• How disaster funds are used;
  • How these costs can be reduced;
  • What should be considered a "disaster";
  • How changing demographics and old infrastructure are impacting disasters and the responses to them; 


The National Urban Search and Rescue Response System (USAR) would be reauthorized — a system that is pretty much what it sounds like: a program to rescue people trapped in collapsed structures in urban areas after a disaster. The reauthorization comes with new features, like search and rescue resources for local/regional governments, and allowing non-government personnel to participate in local search and rescue task forces.


Emergency Management Assistance Compact (EMAC) grants, which provides money for disaster-struck areas, would also have their funding renewed. 

Impact

People living in areas that have been affected by natural disasters, people living in areas that might be affected by natural disasters in the future, FEMA, local governments, local search and rescue teams, and recipients of FEMA grant funding.

Cost of House Bill H.R. 1471

A CBO estimate is unavailable.

More Information

Of Note:

As one might expect from a big bill that covers an important agency like FEMA, there’s some broad, sweeping stuff mixed in with a whole lot of super-specific minutiae. But one person’s minutiae is another’s world.


Take, for instance, the study ordered at the beginning of the bill. It’s going to involve a whole lot of wonky cost-analysis stuff. But that study is going to be used to determine how disaster relief is portioned out. And that’s going to mean a lot to people who live in Illinois, especially residents of Gifford (pop. 975) and Washington (pop. 15,000), who were denied FEMA aid after a 2014 tornado.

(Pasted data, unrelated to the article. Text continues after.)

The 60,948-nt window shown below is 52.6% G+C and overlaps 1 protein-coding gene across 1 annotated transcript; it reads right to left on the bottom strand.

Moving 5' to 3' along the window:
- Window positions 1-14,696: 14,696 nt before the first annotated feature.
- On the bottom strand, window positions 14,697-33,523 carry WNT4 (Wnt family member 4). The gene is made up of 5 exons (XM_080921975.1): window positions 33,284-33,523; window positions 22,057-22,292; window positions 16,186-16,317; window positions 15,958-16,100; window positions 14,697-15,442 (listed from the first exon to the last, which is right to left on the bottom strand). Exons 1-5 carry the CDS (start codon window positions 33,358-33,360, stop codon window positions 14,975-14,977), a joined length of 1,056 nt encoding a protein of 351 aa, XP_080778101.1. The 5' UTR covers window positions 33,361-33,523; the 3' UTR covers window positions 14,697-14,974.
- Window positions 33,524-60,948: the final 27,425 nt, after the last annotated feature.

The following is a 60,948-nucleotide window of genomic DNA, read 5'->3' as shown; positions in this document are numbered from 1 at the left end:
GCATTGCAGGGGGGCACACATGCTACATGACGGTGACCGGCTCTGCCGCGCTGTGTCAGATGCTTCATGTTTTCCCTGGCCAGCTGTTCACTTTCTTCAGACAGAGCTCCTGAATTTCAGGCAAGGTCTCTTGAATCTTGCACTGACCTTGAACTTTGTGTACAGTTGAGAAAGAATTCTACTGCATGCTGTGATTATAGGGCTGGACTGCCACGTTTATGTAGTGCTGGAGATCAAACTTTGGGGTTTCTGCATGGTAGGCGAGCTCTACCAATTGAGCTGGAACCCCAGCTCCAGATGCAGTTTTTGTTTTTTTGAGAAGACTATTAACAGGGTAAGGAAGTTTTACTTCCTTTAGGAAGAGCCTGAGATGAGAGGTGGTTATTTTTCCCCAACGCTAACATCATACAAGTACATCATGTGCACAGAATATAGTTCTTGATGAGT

Though the tornado destroyed about half the homes in Gifford and seriously damaged Washington’s water system, aid is offered for damage relative to a state's population — and Illinois is home to Chicago, boasting a population of almost 3 million. So this kind of thing is going to keep being a problem in Illinois — and, really, in states with that same gigantic urban/rural population divide — until FEMA aid is adjusted for demographics, like this bill orders. 


In Depth:

Sponsoring Rep. Lou Barletta (R-PA) introduced this bill at the same time as H.R. 1472, which calls for a technological update to the U.S.’s disaster warning systems. Both bills have the exact same set of co-sponsors.


This giant FEMA bill would also: 

  • Order a study on the differences between FEMA's aid eligibility standards for electrical utilities and the standards that utilities use themselves. 
  • Change the definition of "non-profit" for relief funding purposes, to include zoos, libraries, homeless shelters, and other “private nonprofit facilit[ies] that provide essential services of a governmental nature to the general public.”
  • Order the creation of consistent guidelines for applicants on FEMA disaster funding, and how they should be maintaining and transferring records and information during disaster response and recovery operations in the field.
  • Allow debts to the Federal government for relief assistance to be waived if paying them would be “against good conscience.”
  • Allow the President to supply aid to an area affected by a wildfire even if a state of emergency was not called

Media:

Sponsoring Rep. Lou Barletta (R-PA) Press Release

House Committee on Transportation& Infrastructure Report

Rantoul Press

Dispatch Argus (In Favor)



Summary by James Helmsworth
(Photo Credit: BananaNeil)

AKA

FEMA Disaster Assistance Reform Act of 2015

Official Title

To reauthorize the programs and activities of the Federal Emergency Management Agency.